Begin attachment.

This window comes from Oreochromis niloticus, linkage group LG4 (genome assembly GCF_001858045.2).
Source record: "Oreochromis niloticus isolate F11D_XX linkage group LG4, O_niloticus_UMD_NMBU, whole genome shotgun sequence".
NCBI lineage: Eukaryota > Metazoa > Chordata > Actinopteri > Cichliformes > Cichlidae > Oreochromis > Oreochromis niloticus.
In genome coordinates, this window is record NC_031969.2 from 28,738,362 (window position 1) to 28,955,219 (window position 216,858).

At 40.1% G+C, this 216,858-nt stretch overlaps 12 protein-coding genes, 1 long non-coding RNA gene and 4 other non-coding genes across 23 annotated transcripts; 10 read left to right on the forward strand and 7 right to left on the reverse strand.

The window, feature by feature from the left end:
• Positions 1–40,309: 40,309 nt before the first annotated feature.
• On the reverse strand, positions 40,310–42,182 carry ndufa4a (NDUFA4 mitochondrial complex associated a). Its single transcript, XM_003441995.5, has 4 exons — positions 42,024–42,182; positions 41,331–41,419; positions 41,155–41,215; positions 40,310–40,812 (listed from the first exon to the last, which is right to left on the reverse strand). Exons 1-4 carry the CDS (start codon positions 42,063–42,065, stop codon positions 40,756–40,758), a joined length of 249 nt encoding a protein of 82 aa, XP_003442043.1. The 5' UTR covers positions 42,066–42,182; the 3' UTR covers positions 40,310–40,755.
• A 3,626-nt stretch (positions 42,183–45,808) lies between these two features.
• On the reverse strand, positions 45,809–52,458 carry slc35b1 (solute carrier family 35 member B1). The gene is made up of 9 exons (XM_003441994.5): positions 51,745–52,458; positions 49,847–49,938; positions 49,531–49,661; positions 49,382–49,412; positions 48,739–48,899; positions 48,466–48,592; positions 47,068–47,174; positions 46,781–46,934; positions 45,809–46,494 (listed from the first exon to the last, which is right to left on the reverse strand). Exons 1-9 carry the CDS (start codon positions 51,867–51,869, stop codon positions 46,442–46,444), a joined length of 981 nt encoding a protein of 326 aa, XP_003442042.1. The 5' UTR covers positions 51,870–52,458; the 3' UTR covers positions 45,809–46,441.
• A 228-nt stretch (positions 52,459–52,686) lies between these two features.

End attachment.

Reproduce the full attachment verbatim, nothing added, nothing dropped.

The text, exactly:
This window comes from Oreochromis niloticus, linkage group LG4 (genome assembly GCF_001858045.2).
Source record: "Oreochromis niloticus isolate F11D_XX linkage group LG4, O_niloticus_UMD_NMBU, whole genome shotgun sequence".
NCBI lineage: Eukaryota > Metazoa > Chordata > Actinopteri > Cichliformes > Cichlidae > Oreochromis > Oreochromis niloticus.
In genome coordinates, this window is record NC_031969.2 from 28,738,362 (window position 1) to 28,955,219 (window position 216,858).

At 40.1% G+C, this 216,858-nt stretch overlaps 12 protein-coding genes, 1 long non-coding RNA gene and 4 other non-coding genes across 23 annotated transcripts; 10 read left to right on the forward strand and 7 right to left on the reverse strand.

The window, feature by feature from the left end:
• Positions 1–40,309: 40,309 nt before the first annotated feature.
• On the reverse strand, positions 40,310–42,182 carry ndufa4a (NDUFA4 mitochondrial complex associated a). Its single transcript, XM_003441995.5, has 4 exons — positions 42,024–42,182; positions 41,331–41,419; positions 41,155–41,215; positions 40,310–40,812 (listed from the first exon to the last, which is right to left on the reverse strand). Exons 1-4 carry the CDS (start codon positions 42,063–42,065, stop codon positions 40,756–40,758), a joined length of 249 nt encoding a protein of 82 aa, XP_003442043.1. The 5' UTR covers positions 42,066–42,182; the 3' UTR covers positions 40,310–40,755.
• A 3,626-nt stretch (positions 42,183–45,808) lies between these two features.
• On the reverse strand, positions 45,809–52,458 carry slc35b1 (solute carrier family 35 member B1). The gene is made up of 9 exons (XM_003441994.5): positions 51,745–52,458; positions 49,847–49,938; positions 49,531–49,661; positions 49,382–49,412; positions 48,739–48,899; positions 48,466–48,592; positions 47,068–47,174; positions 46,781–46,934; positions 45,809–46,494 (listed from the first exon to the last, which is right to left on the reverse strand). Exons 1-9 carry the CDS (start codon positions 51,867–51,869, stop codon positions 46,442–46,444), a joined length of 981 nt encoding a protein of 326 aa, XP_003442042.1. The 5' UTR covers positions 51,870–52,458; the 3' UTR covers positions 45,809–46,441.
• A 228-nt stretch (positions 52,459–52,686) lies between these two features.